This leads to my second question which is can enlightenment be achieved without detaching from family and friends. In my training I have practiced detachment at various times for a number of reasons with the support of my family. During those times, when I detach and focus solely on me, knowing I don’t have to worry about anything else, are some of the best times for exploration.


During those times, I am free to do whatever “work” or “cleaning” I need to support and grow my personal and spiritual self. I both relish those times and I am supremely thankful for them. But as a family man, I’m not free do to this all the time. During those times when I choose family or work obligations over my own concerns, my progress (for lack of a better word) is slowed considerably.


As I go through classes and workshops for yoga and meditation, I notice that this ‘selfishness’ is actually promoted and encouraged. The idea of allowing everyone “to be on their own path” and not interfere is prevalent in these disciplines. And again I look at that perspective and ask, is that not selfish. Each person is on their own path without regard to others. I don’t see this as being done out of malice in any way, but it is still (by definition) selfish. So yes, I do believe that Buddha was selfish for going off to become enlightened.


Beyond the question of selfishness, is there another way?

While it’s definitely more difficult to make progress in my practice, I still make progress. I believe it’s possible to move towards spiritual enlightenment, even when dealing with family, work and all the other stressors and distractions in our lives. I think there are some additional challenges to staying connected and engaged, but I think it’s possible to be on that path.


Another way to look at it (the one I’m opting for) is that I get to put into practice the principles I study. Sometimes even when I don’t really want to. Those that don’t have these types of attachments can spend dedicated time working through their accumulated gunk while minimizing the accumulation of new gunk. Those with the attachments have the additional challenge of dealing with the day to day accumulation of stuff from daily life. Buddha didn’t have to deal with rush hour traffic, a teething baby at 3am or a teenager flinging attitude.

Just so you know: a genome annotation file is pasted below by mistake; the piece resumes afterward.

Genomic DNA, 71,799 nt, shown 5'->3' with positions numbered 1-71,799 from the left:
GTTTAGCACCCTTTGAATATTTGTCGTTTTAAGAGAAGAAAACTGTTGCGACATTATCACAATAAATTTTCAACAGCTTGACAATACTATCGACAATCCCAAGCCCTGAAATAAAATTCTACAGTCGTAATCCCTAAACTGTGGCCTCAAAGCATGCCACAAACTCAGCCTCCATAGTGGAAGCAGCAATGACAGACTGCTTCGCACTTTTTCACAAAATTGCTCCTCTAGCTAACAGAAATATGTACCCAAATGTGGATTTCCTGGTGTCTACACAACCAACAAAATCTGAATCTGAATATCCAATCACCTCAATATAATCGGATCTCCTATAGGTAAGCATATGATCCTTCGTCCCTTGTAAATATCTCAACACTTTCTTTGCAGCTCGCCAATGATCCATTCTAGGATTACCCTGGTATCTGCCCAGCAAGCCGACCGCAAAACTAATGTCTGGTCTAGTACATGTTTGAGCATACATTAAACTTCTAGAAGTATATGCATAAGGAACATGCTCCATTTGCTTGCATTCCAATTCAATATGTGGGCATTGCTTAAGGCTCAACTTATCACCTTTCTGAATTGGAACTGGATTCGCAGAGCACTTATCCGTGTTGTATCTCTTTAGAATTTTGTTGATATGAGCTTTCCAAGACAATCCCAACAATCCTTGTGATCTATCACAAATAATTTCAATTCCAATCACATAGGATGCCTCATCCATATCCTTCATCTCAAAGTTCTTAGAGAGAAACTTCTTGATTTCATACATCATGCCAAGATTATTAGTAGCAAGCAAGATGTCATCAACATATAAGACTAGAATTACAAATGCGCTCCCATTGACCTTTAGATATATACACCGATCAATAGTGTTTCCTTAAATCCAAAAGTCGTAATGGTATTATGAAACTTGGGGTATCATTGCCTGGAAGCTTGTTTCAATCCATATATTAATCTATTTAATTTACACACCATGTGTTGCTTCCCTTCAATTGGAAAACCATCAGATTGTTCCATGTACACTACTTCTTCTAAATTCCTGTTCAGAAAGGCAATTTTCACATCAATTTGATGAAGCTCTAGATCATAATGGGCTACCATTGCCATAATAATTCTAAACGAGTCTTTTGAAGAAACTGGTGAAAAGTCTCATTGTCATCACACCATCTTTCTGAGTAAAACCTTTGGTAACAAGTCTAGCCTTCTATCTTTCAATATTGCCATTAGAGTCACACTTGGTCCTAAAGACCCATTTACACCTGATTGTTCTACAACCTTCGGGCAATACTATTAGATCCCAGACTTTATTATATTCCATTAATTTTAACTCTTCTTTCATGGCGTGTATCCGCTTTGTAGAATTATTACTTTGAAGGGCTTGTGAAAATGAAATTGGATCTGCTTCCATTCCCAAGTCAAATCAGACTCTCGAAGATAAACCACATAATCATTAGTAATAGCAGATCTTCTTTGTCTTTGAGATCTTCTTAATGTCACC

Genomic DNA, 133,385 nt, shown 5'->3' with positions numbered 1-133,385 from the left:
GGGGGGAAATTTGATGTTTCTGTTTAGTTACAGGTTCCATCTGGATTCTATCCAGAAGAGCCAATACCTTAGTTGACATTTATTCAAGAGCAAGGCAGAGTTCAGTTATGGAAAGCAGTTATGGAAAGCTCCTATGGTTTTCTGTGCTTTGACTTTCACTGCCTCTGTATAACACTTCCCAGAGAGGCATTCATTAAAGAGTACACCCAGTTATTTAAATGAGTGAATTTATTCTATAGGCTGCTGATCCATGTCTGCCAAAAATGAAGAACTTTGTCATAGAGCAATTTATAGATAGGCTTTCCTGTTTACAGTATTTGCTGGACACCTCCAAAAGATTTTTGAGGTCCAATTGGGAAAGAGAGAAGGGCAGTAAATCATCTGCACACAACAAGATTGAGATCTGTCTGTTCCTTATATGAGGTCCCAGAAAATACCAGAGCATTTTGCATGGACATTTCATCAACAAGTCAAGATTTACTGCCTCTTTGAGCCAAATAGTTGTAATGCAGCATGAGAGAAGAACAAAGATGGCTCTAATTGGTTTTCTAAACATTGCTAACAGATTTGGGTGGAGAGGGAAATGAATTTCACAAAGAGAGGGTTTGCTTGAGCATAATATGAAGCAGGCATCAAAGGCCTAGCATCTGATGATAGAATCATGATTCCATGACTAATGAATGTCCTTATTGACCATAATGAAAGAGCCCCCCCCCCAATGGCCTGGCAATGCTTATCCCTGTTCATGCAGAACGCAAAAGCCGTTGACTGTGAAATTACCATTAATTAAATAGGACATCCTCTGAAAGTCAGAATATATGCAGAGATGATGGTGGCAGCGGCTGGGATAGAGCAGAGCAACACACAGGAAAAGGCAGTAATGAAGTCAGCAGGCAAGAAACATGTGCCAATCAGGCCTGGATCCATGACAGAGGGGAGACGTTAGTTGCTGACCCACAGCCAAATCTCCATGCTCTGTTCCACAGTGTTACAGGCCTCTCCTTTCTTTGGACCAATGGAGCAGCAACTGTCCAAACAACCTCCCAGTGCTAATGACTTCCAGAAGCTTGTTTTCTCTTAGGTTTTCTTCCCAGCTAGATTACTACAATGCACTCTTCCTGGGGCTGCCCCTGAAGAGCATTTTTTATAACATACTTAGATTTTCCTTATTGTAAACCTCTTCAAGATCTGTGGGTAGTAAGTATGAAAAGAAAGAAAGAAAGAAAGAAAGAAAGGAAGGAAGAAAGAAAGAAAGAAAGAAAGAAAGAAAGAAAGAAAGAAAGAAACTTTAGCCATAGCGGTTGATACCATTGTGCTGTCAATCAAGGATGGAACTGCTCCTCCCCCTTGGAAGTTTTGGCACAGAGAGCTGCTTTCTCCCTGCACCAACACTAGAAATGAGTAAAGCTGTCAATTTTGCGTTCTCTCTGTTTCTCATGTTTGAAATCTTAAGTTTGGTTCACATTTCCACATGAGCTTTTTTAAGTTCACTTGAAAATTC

Image courtesy of garryknight.

Image courtesy of garryknight.

In some ways this makes the process more challenging. But in other ways, I see advantages. I get to stay grounded and put what I work through into practical practice. Now this may not be the most efficient way, and it certainly has its drawbacks, but it also offers another path that doesn’t require a shaved head and seclusion in a cave. We can stay connected to and ideally offer inspiration and support to those we care about most.


Could Buddha (or any other enlightened person) have gotten where they were without first being selfish? I don’t know. But with the support of other like-minded people, I’d like to believe it is possible. Think of it this way, instead of being hands off and allowing everyone to wander around on their own path, perhaps we take the time to help out our fellow travelers. Spending a little time with those who are just beginning or who have reached a plateau and may be struggling in their daily lives, could be the act of compassion and inspiration that keeps them, and you, on the path.

Photo courtesy of Paul Davis

Photo courtesy of Paul Davis